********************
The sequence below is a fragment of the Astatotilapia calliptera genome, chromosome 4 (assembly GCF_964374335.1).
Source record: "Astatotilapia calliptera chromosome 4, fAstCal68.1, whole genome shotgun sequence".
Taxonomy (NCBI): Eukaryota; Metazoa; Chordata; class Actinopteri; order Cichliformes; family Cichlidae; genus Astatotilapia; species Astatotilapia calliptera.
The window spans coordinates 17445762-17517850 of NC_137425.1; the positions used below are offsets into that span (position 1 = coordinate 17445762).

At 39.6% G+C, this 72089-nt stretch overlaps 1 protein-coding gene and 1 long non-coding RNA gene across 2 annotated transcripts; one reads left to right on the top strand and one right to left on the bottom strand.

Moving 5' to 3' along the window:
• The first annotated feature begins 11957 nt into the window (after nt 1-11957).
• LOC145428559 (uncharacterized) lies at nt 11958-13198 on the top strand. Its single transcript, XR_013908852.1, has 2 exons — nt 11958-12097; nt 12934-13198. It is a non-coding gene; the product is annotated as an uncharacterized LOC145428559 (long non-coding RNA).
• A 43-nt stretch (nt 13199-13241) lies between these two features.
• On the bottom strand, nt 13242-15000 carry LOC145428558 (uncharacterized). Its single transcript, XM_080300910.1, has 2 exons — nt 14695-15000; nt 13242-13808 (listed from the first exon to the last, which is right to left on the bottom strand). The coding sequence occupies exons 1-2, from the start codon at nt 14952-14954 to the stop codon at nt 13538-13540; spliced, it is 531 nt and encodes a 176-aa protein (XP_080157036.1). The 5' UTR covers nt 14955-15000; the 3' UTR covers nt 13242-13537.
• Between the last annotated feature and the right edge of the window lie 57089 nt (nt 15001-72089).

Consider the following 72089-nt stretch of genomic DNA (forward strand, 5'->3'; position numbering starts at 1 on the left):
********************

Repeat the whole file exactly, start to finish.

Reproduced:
The sequence below is a fragment of the Astatotilapia calliptera genome, chromosome 4 (assembly GCF_964374335.1).
Source record: "Astatotilapia calliptera chromosome 4, fAstCal68.1, whole genome shotgun sequence".
Taxonomy (NCBI): Eukaryota; Metazoa; Chordata; class Actinopteri; order Cichliformes; family Cichlidae; genus Astatotilapia; species Astatotilapia calliptera.
The window spans coordinates 17445762-17517850 of NC_137425.1; the positions used below are offsets into that span (position 1 = coordinate 17445762).

At 39.6% G+C, this 72089-nt stretch overlaps 1 protein-coding gene and 1 long non-coding RNA gene across 2 annotated transcripts; one reads left to right on the top strand and one right to left on the bottom strand.

Moving 5' to 3' along the window:
• The first annotated feature begins 11957 nt into the window (after nt 1-11957).
• LOC145428559 (uncharacterized) lies at nt 11958-13198 on the top strand. Its single transcript, XR_013908852.1, has 2 exons — nt 11958-12097; nt 12934-13198. It is a non-coding gene; the product is annotated as an uncharacterized LOC145428559 (long non-coding RNA).
• A 43-nt stretch (nt 13199-13241) lies between these two features.
• On the bottom strand, nt 13242-15000 carry LOC145428558 (uncharacterized). Its single transcript, XM_080300910.1, has 2 exons — nt 14695-15000; nt 13242-13808 (listed from the first exon to the last, which is right to left on the bottom strand). The coding sequence occupies exons 1-2, from the start codon at nt 14952-14954 to the stop codon at nt 13538-13540; spliced, it is 531 nt and encodes a 176-aa protein (XP_080157036.1). The 5' UTR covers nt 14955-15000; the 3' UTR covers nt 13242-13537.
• Between the last annotated feature and the right edge of the window lie 57089 nt (nt 15001-72089).

Consider the following 72089-nt stretch of genomic DNA (forward strand, 5'->3'; position numbering starts at 1 on the left):